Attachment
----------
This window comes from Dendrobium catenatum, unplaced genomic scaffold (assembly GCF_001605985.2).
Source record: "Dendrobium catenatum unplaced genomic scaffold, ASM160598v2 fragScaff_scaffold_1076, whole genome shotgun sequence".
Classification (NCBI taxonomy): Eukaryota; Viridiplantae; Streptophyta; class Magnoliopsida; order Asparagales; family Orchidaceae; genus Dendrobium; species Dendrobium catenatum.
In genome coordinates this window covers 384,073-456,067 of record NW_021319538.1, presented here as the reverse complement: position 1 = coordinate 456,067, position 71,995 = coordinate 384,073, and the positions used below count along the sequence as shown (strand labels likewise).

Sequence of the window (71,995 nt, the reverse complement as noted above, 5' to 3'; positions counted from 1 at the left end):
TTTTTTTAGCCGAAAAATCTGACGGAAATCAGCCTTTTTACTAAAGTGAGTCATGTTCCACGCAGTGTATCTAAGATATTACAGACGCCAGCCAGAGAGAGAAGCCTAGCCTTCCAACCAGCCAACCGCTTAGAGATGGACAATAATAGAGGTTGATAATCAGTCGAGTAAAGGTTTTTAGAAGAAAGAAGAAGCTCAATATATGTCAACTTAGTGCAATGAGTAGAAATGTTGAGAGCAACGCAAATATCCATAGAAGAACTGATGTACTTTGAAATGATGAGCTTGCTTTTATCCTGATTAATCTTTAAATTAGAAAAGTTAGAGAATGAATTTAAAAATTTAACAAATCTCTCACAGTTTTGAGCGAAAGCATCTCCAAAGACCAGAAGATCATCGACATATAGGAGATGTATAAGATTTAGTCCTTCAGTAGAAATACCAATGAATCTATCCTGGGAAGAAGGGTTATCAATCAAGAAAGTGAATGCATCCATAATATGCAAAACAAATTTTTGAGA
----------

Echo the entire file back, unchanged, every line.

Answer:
This window comes from Dendrobium catenatum, unplaced genomic scaffold (assembly GCF_001605985.2).
Source record: "Dendrobium catenatum unplaced genomic scaffold, ASM160598v2 fragScaff_scaffold_1076, whole genome shotgun sequence".
Classification (NCBI taxonomy): Eukaryota; Viridiplantae; Streptophyta; class Magnoliopsida; order Asparagales; family Orchidaceae; genus Dendrobium; species Dendrobium catenatum.
In genome coordinates this window covers 384,073-456,067 of record NW_021319538.1, presented here as the reverse complement: position 1 = coordinate 456,067, position 71,995 = coordinate 384,073, and the positions used below count along the sequence as shown (strand labels likewise).

Sequence of the window (71,995 nt, the reverse complement as noted above, 5' to 3'; positions counted from 1 at the left end):
TTTTTTTAGCCGAAAAATCTGACGGAAATCAGCCTTTTTACTAAAGTGAGTCATGTTCCACGCAGTGTATCTAAGATATTACAGACGCCAGCCAGAGAGAGAAGCCTAGCCTTCCAACCAGCCAACCGCTTAGAGATGGACAATAATAGAGGTTGATAATCAGTCGAGTAAAGGTTTTTAGAAGAAAGAAGAAGCTCAATATATGTCAACTTAGTGCAATGAGTAGAAATGTTGAGAGCAACGCAAATATCCATAGAAGAACTGATGTACTTTGAAATGATGAGCTTGCTTTTATCCTGATTAATCTTTAAATTAGAAAAGTTAGAGAATGAATTTAAAAATTTAACAAATCTCTCACAGTTTTGAGCGAAAGCATCTCCAAAGACCAGAAGATCATCGACATATAGGAGATGTATAAGATTTAGTCCTTCAGTAGAAATACCAATGAATCTATCCTGGGAAGAAGGGTTATCAATCAAGAAAGTGAATGCATCCATAATATGCAAAACAAATTTTTGAGA